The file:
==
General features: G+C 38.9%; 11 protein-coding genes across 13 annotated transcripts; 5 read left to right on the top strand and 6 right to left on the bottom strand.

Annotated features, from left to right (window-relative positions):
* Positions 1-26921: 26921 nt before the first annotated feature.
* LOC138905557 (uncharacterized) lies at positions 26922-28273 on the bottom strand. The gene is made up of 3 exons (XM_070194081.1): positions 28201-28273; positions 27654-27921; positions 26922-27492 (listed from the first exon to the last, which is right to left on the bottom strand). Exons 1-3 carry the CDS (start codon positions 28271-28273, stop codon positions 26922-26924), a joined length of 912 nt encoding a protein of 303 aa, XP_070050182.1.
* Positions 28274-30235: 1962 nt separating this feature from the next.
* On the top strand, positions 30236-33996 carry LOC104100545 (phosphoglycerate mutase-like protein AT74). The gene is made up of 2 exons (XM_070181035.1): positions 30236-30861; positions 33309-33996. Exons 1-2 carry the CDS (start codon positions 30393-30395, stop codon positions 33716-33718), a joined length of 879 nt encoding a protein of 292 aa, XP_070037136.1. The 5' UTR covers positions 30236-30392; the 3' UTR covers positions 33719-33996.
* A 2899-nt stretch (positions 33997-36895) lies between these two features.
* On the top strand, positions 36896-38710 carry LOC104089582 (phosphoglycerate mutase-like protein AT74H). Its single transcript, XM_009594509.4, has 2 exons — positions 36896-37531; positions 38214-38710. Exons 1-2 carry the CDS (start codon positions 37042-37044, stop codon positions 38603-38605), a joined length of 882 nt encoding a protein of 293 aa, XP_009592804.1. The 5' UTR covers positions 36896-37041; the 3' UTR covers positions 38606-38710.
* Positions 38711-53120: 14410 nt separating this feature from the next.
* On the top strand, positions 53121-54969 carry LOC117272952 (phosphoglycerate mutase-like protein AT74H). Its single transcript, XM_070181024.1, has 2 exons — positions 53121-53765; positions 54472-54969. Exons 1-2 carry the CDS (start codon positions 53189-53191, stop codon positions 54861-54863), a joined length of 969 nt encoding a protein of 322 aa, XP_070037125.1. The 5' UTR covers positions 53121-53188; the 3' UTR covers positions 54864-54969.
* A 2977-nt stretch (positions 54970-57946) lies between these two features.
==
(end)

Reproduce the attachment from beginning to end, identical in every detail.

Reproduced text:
General features: G+C 38.9%; 11 protein-coding genes across 13 annotated transcripts; 5 read left to right on the top strand and 6 right to left on the bottom strand.

Annotated features, from left to right (window-relative positions):
* Positions 1-26921: 26921 nt before the first annotated feature.
* LOC138905557 (uncharacterized) lies at positions 26922-28273 on the bottom strand. The gene is made up of 3 exons (XM_070194081.1): positions 28201-28273; positions 27654-27921; positions 26922-27492 (listed from the first exon to the last, which is right to left on the bottom strand). Exons 1-3 carry the CDS (start codon positions 28271-28273, stop codon positions 26922-26924), a joined length of 912 nt encoding a protein of 303 aa, XP_070050182.1.
* Positions 28274-30235: 1962 nt separating this feature from the next.
* On the top strand, positions 30236-33996 carry LOC104100545 (phosphoglycerate mutase-like protein AT74). The gene is made up of 2 exons (XM_070181035.1): positions 30236-30861; positions 33309-33996. Exons 1-2 carry the CDS (start codon positions 30393-30395, stop codon positions 33716-33718), a joined length of 879 nt encoding a protein of 292 aa, XP_070037136.1. The 5' UTR covers positions 30236-30392; the 3' UTR covers positions 33719-33996.
* A 2899-nt stretch (positions 33997-36895) lies between these two features.
* On the top strand, positions 36896-38710 carry LOC104089582 (phosphoglycerate mutase-like protein AT74H). Its single transcript, XM_009594509.4, has 2 exons — positions 36896-37531; positions 38214-38710. Exons 1-2 carry the CDS (start codon positions 37042-37044, stop codon positions 38603-38605), a joined length of 882 nt encoding a protein of 293 aa, XP_009592804.1. The 5' UTR covers positions 36896-37041; the 3' UTR covers positions 38606-38710.
* Positions 38711-53120: 14410 nt separating this feature from the next.
* On the top strand, positions 53121-54969 carry LOC117272952 (phosphoglycerate mutase-like protein AT74H). Its single transcript, XM_070181024.1, has 2 exons — positions 53121-53765; positions 54472-54969. Exons 1-2 carry the CDS (start codon positions 53189-53191, stop codon positions 54861-54863), a joined length of 969 nt encoding a protein of 322 aa, XP_070037125.1. The 5' UTR covers positions 53121-53188; the 3' UTR covers positions 54864-54969.
* A 2977-nt stretch (positions 54970-57946) lies between these two features.